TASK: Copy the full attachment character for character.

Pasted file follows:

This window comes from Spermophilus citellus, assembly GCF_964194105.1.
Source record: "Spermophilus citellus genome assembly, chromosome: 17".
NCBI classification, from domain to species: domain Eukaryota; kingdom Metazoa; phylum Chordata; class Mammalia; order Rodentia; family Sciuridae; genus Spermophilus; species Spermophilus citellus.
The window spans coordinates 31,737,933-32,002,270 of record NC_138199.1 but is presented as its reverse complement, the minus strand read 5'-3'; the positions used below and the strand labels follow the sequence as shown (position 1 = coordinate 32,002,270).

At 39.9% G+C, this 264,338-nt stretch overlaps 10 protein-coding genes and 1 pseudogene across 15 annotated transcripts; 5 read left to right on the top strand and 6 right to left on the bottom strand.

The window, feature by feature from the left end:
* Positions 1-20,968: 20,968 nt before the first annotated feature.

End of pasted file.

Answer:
This window comes from Spermophilus citellus, assembly GCF_964194105.1.
Source record: "Spermophilus citellus genome assembly, chromosome: 17".
NCBI classification, from domain to species: domain Eukaryota; kingdom Metazoa; phylum Chordata; class Mammalia; order Rodentia; family Sciuridae; genus Spermophilus; species Spermophilus citellus.
The window spans coordinates 31,737,933-32,002,270 of record NC_138199.1 but is presented as its reverse complement, the minus strand read 5'-3'; the positions used below and the strand labels follow the sequence as shown (position 1 = coordinate 32,002,270).

At 39.9% G+C, this 264,338-nt stretch overlaps 10 protein-coding genes and 1 pseudogene across 15 annotated transcripts; 5 read left to right on the top strand and 6 right to left on the bottom strand.

The window, feature by feature from the left end:
* Positions 1-20,968: 20,968 nt before the first annotated feature.